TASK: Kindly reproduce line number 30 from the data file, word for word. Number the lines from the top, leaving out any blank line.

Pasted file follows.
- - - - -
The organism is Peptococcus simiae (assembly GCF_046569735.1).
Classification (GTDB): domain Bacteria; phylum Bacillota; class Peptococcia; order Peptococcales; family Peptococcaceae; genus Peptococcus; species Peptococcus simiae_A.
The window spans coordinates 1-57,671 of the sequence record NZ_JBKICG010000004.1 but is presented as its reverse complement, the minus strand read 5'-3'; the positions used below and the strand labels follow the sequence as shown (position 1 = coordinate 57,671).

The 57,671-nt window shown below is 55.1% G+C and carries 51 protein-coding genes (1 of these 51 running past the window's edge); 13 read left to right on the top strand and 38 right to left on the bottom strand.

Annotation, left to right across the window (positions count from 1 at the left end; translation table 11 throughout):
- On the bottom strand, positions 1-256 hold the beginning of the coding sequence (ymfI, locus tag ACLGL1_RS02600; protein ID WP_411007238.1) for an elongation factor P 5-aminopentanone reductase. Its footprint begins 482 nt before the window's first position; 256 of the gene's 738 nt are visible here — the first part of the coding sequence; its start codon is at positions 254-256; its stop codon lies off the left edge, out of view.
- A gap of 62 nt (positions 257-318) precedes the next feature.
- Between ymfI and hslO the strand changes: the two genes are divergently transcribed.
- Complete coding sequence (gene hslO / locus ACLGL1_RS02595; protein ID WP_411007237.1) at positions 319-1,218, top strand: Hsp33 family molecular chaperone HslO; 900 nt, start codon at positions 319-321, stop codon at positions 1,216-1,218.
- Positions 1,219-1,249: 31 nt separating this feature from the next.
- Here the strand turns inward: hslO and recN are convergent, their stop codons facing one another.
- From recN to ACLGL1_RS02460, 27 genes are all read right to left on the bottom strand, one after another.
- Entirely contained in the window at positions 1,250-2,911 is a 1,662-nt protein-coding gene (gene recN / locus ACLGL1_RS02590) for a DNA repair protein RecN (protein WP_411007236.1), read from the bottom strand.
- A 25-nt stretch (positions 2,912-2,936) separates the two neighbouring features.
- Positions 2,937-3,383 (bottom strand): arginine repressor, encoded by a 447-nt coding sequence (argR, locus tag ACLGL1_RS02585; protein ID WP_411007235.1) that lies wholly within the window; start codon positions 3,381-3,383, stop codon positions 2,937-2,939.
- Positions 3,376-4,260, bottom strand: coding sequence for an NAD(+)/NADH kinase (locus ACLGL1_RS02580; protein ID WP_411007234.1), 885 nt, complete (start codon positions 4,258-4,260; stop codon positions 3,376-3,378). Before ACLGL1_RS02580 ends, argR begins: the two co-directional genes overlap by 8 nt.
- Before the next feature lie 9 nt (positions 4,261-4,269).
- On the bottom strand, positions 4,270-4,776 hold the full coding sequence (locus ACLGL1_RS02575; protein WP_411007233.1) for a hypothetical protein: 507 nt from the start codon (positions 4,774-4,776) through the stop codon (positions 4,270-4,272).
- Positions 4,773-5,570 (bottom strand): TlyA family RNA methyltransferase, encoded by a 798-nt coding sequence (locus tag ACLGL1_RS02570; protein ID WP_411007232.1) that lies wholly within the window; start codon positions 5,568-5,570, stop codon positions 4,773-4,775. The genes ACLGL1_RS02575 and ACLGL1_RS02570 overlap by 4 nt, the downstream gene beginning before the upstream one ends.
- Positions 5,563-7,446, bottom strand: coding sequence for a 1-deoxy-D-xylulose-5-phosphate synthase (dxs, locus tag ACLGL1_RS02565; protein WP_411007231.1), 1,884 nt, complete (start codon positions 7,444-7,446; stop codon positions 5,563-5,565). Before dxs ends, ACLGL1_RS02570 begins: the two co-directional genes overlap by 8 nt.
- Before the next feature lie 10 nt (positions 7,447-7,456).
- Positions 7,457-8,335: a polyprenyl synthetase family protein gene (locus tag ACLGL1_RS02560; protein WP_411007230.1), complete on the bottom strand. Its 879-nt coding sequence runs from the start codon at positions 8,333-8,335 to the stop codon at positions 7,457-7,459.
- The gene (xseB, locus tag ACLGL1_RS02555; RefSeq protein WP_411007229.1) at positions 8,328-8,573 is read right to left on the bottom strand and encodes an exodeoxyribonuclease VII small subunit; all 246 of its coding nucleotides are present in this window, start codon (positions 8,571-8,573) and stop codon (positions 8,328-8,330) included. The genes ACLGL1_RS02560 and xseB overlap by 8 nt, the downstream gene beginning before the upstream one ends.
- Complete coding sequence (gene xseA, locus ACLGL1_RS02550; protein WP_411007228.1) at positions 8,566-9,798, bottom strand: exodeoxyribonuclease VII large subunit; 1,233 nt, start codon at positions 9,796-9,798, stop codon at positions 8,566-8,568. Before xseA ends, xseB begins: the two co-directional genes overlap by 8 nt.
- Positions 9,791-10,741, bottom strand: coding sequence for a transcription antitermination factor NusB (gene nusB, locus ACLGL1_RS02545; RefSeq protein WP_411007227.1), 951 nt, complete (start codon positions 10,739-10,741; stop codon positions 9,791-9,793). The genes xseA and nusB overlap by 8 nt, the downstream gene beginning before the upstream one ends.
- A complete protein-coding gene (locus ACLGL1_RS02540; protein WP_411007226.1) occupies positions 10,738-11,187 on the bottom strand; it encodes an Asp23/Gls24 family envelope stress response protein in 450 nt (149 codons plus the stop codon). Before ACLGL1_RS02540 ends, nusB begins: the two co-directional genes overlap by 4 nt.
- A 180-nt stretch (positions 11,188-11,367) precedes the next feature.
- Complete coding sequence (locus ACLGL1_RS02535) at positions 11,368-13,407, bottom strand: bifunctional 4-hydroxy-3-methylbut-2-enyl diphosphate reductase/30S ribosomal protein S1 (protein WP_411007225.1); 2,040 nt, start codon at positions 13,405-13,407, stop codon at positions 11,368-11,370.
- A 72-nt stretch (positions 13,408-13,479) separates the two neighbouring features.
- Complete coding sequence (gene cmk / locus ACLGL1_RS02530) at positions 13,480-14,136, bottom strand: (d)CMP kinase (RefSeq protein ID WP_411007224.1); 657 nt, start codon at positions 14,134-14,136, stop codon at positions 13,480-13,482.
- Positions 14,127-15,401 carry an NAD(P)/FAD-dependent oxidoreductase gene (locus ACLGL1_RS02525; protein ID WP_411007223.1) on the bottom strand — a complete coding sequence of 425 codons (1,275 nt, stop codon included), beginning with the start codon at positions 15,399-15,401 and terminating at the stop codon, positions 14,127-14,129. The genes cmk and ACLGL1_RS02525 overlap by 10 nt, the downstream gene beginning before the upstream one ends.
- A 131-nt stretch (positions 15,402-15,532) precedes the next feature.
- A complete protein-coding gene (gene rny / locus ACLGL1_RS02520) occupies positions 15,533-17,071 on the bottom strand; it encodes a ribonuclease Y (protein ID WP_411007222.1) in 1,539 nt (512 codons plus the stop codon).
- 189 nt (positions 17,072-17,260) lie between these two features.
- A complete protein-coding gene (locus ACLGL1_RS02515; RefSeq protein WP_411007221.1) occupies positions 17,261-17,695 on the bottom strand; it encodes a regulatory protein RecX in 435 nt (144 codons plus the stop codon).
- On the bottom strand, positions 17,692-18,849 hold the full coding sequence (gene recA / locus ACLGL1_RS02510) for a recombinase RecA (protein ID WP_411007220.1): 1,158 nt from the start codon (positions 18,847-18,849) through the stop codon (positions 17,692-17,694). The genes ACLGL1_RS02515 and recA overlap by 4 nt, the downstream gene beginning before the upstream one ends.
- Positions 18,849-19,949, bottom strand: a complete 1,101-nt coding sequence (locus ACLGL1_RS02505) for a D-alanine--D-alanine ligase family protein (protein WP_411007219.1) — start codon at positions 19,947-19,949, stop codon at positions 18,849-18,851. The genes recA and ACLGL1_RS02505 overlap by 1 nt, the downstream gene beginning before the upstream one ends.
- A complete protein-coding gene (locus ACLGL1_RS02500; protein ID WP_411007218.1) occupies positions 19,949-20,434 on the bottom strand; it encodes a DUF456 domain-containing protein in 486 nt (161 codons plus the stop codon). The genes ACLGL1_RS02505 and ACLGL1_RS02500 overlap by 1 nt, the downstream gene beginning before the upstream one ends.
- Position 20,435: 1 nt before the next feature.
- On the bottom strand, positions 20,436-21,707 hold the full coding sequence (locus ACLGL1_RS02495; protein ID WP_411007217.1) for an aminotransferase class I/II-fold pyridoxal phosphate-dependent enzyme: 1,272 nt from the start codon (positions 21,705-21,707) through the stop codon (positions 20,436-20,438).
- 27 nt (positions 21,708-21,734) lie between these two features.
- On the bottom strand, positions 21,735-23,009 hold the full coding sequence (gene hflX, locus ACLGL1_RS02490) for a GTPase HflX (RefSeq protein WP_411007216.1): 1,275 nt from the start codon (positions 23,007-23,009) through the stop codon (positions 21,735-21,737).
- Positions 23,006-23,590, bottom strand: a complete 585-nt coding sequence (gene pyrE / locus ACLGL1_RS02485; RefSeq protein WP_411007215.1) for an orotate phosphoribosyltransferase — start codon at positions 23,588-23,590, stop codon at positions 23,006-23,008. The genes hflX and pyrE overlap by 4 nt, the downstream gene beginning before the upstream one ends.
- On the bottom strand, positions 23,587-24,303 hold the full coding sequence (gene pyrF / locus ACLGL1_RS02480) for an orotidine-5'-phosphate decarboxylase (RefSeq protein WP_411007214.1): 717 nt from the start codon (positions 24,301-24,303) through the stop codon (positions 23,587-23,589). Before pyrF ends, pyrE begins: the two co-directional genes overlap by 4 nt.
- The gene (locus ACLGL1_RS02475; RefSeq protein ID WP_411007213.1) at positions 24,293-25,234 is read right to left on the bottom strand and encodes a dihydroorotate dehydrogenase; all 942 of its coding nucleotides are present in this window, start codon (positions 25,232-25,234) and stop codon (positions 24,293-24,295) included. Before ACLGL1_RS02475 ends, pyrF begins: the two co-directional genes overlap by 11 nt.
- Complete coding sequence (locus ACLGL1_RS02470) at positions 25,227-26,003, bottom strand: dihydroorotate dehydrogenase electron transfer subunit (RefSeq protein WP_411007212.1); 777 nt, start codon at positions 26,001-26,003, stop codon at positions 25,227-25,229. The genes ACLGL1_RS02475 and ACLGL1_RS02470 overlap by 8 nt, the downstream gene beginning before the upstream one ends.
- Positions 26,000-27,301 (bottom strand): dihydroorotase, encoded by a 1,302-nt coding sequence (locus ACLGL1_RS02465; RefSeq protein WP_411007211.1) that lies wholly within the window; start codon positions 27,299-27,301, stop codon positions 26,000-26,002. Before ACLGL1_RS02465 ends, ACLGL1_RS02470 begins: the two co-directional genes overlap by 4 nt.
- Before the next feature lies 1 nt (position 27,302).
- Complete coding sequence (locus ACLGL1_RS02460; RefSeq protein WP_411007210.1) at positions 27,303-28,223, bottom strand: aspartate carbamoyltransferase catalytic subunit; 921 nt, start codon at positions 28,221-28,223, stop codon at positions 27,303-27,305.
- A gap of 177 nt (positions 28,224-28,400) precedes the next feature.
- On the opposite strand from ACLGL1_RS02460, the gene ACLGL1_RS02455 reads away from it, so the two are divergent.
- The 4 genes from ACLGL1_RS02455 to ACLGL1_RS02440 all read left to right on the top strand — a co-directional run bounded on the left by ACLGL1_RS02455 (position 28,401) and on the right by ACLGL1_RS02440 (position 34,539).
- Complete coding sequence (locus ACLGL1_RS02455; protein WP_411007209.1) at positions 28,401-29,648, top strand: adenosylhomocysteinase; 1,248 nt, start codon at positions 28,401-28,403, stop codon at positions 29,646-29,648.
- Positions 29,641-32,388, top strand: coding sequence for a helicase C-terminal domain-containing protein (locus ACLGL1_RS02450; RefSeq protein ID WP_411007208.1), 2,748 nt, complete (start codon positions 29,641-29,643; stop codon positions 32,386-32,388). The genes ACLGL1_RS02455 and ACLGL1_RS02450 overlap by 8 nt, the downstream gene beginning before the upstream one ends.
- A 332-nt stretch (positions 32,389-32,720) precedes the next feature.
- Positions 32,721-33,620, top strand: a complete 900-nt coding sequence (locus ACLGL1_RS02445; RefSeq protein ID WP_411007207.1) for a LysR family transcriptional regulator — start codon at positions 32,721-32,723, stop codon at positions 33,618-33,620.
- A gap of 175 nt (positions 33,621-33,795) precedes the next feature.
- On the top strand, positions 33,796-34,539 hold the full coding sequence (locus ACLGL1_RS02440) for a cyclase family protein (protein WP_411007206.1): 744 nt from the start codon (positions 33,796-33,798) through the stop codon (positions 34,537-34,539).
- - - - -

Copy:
- Complete coding sequence (gene cmk / locus ACLGL1_RS02530) at positions 13,480-14,136, bottom strand: (d)CMP kinase (RefSeq protein ID WP_411007224.1); 657 nt, start codon at positions 14,134-14,136, stop codon at positions 13,480-13,482.